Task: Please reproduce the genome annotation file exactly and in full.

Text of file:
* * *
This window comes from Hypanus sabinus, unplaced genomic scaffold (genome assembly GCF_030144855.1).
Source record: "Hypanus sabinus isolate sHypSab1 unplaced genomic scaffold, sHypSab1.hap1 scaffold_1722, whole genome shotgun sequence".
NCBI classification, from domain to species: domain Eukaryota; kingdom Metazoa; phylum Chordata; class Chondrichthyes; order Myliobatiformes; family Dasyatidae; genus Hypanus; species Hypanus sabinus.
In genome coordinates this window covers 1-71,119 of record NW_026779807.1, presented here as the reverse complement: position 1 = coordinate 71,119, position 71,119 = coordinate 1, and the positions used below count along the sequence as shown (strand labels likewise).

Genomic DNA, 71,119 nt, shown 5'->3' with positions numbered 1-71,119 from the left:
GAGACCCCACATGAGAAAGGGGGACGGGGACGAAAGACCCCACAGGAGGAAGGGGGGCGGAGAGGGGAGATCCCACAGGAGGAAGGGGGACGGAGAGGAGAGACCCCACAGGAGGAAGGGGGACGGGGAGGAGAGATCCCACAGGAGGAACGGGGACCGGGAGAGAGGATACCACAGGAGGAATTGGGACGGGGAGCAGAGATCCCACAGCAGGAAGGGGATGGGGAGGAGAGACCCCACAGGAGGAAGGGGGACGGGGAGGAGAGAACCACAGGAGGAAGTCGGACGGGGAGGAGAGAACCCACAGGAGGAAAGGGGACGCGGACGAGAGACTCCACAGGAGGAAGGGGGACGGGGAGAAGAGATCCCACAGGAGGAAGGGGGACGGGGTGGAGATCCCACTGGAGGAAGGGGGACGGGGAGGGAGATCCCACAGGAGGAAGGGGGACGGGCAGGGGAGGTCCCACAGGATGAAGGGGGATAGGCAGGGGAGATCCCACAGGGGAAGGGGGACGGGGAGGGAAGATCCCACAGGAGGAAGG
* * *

This window comes from Hypanus sabinus, unplaced genomic scaffold (genome assembly GCF_030144855.1).
Source record: "Hypanus sabinus isolate sHypSab1 unplaced genomic scaffold, sHypSab1.hap1 scaffold_1722, whole genome shotgun sequence".
NCBI classification, from domain to species: domain Eukaryota; kingdom Metazoa; phylum Chordata; class Chondrichthyes; order Myliobatiformes; family Dasyatidae; genus Hypanus; species Hypanus sabinus.
In genome coordinates this window covers 1-71,119 of record NW_026779807.1, presented here as the reverse complement: position 1 = coordinate 71,119, position 71,119 = coordinate 1, and the positions used below count along the sequence as shown (strand labels likewise).

Genomic DNA, 71,119 nt, shown 5'->3' with positions numbered 1-71,119 from the left:
GAGACCCCACATGAGAAAGGGGGACGGGGACGAAAGACCCCACAGGAGGAAGGGGGGCGGAGAGGGGAGATCCCACAGGAGGAAGGGGGACGGAGAGGAGAGACCCCACAGGAGGAAGGGGGACGGGGAGGAGAGATCCCACAGGAGGAACGGGGACCGGGAGAGAGGATACCACAGGAGGAATTGGGACGGGGAGCAGAGATCCCACAGCAGGAAGGGGATGGGGAGGAGAGACCCCACAGGAGGAAGGGGGACGGGGAGGAGAGAACCACAGGAGGAAGTCGGACGGGGAGGAGAGAACCCACAGGAGGAAAGGGGACGCGGACGAGAGACTCCACAGGAGGAAGGGGGACGGGGAGAAGAGATCCCACAGGAGGAAGGGGGACGGGGTGGAGATCCCACTGGAGGAAGGGGGACGGGGAGGGAGATCCCACAGGAGGAAGGGGGACGGGCAGGGGAGGTCCCACAGGATGAAGGGGGATAGGCAGGGGAGATCCCACAGGGGAAGGGGGACGGGGAGGGAAGATCCCACAGGAGGAAGG